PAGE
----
Page 9 Friday, December 20, 2002 Story and photo by Spc. Lisa L. GordonLife has come full circle for Petty Officer 3rd Class William Papi Farias of the 307th Port Security Unit from St. Petersburg, Florida. Son of a Cuban father and a Puerto Rican mother, Farias was born in Queens, New York, but raised as a young boy in Regla, Cuba until Fidel Castro took over in 1959. Farias describes his family as anti-Castro and cites Castros control of Cuba as the reason the family moved back to the United States. After spending the majority of his life in the U.S. and serving his country not only in the Coast Guard, but also as a law enforcement officer in The Clearwater Police Department, Farias is preparing to retire from the military after his last mission, here in Guantanamo Bay. Farias has family members that still live in Cuba and he said its ironic that hes stationed here at Guantanamo Bay. I could walk 11 miles and go through the gate to see my family, yet, I cant. Its kind of ironic, but at the same time its kind of neat b ecause I get to retire from the country of my parents origin, said Farias. While hes proud of his roots, Farias is clear that he doesnt like to be pigeon-holed into any one ethnic category. I dont like being called Cuban-American because I was born in the U.S. Im an American with Cuban heritage, said Farias. He says he has a lot to offer to the community he grew up in and would like to return to Cuba eventually. Farias said, Id like to go back because Id like to be part of the reorganization of the country if thats at all possible I run a Latin outreach center for my department (Clearwater P.D.), so I think I could do some good. Also I know I could help my family. Id just like to be a part of the ground floor rebuilding the country because this place is great. Farias is no stranger to volunteer work. Hes been instrumental in the development and improvement of both the Guantanamo Bay Lighthouse and Museum. Having had a long standing fascination with lighthouses, Farias began checking into the Guantanamo Bay Lighthouse shortly after his arrival here and found that it was originally put up by the Coast Guard in 1903. Seeing that the lighthouse was badly in need of some touch up work, Farias spearheaded a long standing improvement project that took both time and dedication. Farias said that he didnt realize the scale of the project he was undertaking. Due to the nature of the project and some hazardous materials issues, those involved were required to meet with multiple organizations in order to obtain work permits before renovations could begin. In addition to the meetings and permits, Farias and the other volunteers had to agree to paint the museum building and the storage building b efore the lighthouse could even be touched Farias says that the p roject has taken much longer than expected, as they hoped everything would be painted by November first. The 307th PSU left Guantanamo Bay on Monday, December 16th but Farias left the base with the hope that someone would take over where he and his fellow volunteers left off. Farias believes that the lighthouse renovation project has the p ower to unite the servicemembers as well as the civilians here at Guantanamo Bay, if people would simply donate some of their free time to give back to the community. Our whole focus was not just to do the lighthouse because its a Coast Guard lighthouse but to have a self help project that incorporates all the other services civilians alike; so that everybody gets involved with a little piece of heritage of Guantanamo Bay. Anything you want to know about Cuba is right there in the museum. Anyone interested in volunteering their time to work on the lighthouse renovation project can call Joanne King at the Guantanamo Bay Museum at x2774. J TF Coast Guardsman g ives back to Guantanamo Bay community Petty Officer 3rd Class William Papi Farias painted the storage building at Guantanamo Bays museum just days before his demobilization.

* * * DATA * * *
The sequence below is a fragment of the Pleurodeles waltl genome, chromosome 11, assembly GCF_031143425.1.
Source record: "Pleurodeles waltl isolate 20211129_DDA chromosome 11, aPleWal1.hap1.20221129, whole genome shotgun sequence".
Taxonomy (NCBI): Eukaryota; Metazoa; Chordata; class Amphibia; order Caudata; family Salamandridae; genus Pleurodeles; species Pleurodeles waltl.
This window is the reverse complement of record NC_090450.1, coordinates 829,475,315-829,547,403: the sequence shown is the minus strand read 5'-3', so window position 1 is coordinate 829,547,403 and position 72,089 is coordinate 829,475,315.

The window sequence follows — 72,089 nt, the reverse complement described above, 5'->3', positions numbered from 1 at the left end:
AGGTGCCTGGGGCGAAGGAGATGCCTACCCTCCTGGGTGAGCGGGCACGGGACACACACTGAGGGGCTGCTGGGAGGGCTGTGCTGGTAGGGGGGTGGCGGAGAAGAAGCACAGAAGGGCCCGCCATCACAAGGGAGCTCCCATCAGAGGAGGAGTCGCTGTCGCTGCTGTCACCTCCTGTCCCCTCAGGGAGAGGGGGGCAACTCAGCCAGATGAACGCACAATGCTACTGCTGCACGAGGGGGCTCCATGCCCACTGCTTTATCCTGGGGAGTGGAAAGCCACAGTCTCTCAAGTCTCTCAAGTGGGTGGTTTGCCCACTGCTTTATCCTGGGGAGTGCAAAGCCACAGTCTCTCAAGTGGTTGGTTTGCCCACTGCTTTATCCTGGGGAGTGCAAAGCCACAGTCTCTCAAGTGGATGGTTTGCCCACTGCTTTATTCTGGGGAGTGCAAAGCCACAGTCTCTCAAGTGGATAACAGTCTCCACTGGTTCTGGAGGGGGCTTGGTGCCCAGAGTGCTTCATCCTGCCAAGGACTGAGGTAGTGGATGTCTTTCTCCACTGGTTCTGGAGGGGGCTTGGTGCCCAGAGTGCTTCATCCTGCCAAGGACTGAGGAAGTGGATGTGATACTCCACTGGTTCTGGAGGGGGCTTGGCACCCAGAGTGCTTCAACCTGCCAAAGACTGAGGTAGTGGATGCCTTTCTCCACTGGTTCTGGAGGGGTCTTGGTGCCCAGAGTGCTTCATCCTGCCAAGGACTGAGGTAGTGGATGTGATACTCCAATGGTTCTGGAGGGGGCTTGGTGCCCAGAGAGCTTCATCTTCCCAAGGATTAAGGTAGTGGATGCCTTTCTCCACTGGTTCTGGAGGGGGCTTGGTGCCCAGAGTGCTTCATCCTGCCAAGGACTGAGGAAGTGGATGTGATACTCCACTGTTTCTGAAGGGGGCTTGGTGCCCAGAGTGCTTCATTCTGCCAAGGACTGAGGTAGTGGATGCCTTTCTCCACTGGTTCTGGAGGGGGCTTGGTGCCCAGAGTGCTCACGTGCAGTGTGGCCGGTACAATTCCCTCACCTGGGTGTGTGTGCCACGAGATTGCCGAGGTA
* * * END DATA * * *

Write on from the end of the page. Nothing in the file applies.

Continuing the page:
By Sgt. Erin ViolaAnother fine group of sailors have arrived to protect and serve this phosphor laden bay in the name of liberty, where free spirited dolphins swim between the border of a totalitarian Communist regime and a well protected fortress of freedom. Here, guarding Guantanamo Bays fourth fence line the seaward lanes of approach watching listening ready and waiting, is the Mobile Inshore Undersea Warfare Unit 212. As part of Joint Task ForceGuantanamo, MIUWU 212 out of Gulfport, Mississippi, arrived in Guantanamo Bay to replace the 204th. Their primary mission is to provide surface and subsurface surveillance in the inshore areas throughout Guantanamo Bay. Additionally, the 212th will have secondary mission capability in the area of command, control, and communications functions. This is my first command position in the Naval Coastal Warfare community, said Navy Commander Michael Moore, commander of MIUWU 212. I love it. This is what the job is right here. No other commander could ask for a better scenario. The way the JTF has put together the MIUWU fits right into the JTF concept. Esprit de corps abounds in the 212. Even though about a third of the sailors in the 212 are augmentees, Commander Moore has made it a priority to bring everyone in the unit together as one. Petty Officer, Shannon Tracey, who serves as a training Petty Officer and as part of the security team, has been a driving force in creating that unity. We work hard on our off duty hours to bring the unit together. We have a lot of new people that were never part of a MIUWU unit, so we are getting together with them and telling them the basics of what a MIUWU unit is, said Tracey. One night she gave a class on how to properly press and wear the camouflage uniform, since most of the augmentees had not worn them before. It was really appreciated because most of the people just assume that you know how to wear it. But if youve never worn it, then you dont know what the regulations are on wearing it, said Tracey. Teaching the augmentees what is second nature to the 212, serves as a refresher, and makes the 212 take a good look at them selves said Tracey. Another goal for Commander Moore is training the sailors as much as possible while they are here. Petty Officer 1st Class Wade Treadwell is looking forward to the training. Ive been a first class for about ten years and I think this will put me over for Chief, said Treadwell. I would really like to make E-7. Although getting used to the deployment was a bit of a shock at first, for Tracey, she humbly expressed, Im very proud and honored to be here. Page 10 Friday, December 20, 2002 MIUWU 212: Ready, and proud to serve Serving proudly (from left to right), are Petty Officer, 1st Class Wade Treadwell, Petty Officer Shannon Tracey, and MIUWU 212 Navy Commander Michael Moore. Camp Bulkeley Camp Bulkeley Fri., Dec. 20 Fri., Dec. 20 8 p.m. Spy Kids 8 p.m. Spy Kids PG 98 min PG 98 min 10 p.m. Trapped 10 p.m. Trapped R 106 min R 106 min Sat., Dec 21 Sat., Dec 21 8 p.m. The Bourne 8 p.m. The Bourne Identity Identity PG13-118min PG13-118min 10 p.m. Signs 10 p.m. Signs PG13-107min PG13-107min Sun., Dec 22 Sun., Dec 22 8 p.m. Hannibal 8 p.m. Hannibal R-131min R-131min 8 p.m. Hannibal 8 p.m. Hannibal R-131min R-131min Mon., Dec 23 Mon., Dec 23 8 p.m. Twin 8 p.m. Twin Dragons Dragons PG13 94 min PG13 94 min Tues., Dec 24 Tues., Dec 24 8 p.m. The Wild, Wild 8 p.m. The Wild, Wild West R 99 min West R 99 min 10 p.m. The Whole 10 p.m. The Whole Nine Yards R 99 min Nine Yards R 99 min Wed., Dec 25 Wed., Dec 25 8 p.m. Reindeer 8 p.m. Reindeer Games R 104 min Games R 104 min Thurs., Dec 26 Thurs., Dec 26 8 p.m. Say It Isnt So 8 p.m. Say It Isnt So R 96 min R 96 min 8 p.m. Say It Isnt So 8 p.m. Say It Isnt So R 96 min R 96 min Downtown Lyceum Downtown Lyceum Fri., Dec. 20 Fri., Dec. 20 7 p.m. Treasure Planet 7 p.m. Treasure Planet PG 95 min PG 95 min 9 p.m. Brown 9 p.m. Brown Sugar Sugar PG13 108 min PG13 108 min Sat., Dec 21 Sat., Dec 21 7 p.m. White Oleander 7 p.m. White Oleander PG13 109 min PG13 109 min 9 p.m. The Ring 9 p.m. The Ring PG13 99 min PG13 99 min Sun., Dec. 22 Sun., Dec. 22 7 p.m. Harry Potter & 7 p.m. Harry Potter & The Chamber of The Chamber of Secrets PG 160 min Secrets PG 160 min Mon., Dec. 23 Mon., Dec. 23 7 p.m. Die Another 7 p.m. Die Another Day PG13 99 min Day PG13 99 min Tues., Dec. 24 Tues., Dec. 24 7 p.m. Treasure Planet 7 p.m. Treasure Planet PG 95 min PG 95 min 9 p.m. The Transporter 9 p.m. The Transporter PG13 92 min PG13 92 min Wed., Dec. 25 Wed., Dec. 25 7 p.m White Oleander 7 p.m White Oleander PG13 109 min PG13 109 min 9 p.m. Sweet Home 9 p.m. Sweet Home Alabama Alabama Thurs., Dec. 26 Thurs., Dec. 26 7 p.m. Brown Sugar 7 p.m. Brown Sugar R-92min R-92min Smoking Cessation ClassesNaval Hospital, Guantanamo Bay. The class will meet once a week for four weeks and will offer a variety of tools to assist smokers in quitting their smoking habit. To sign up, call Central Appointments at 7-2110.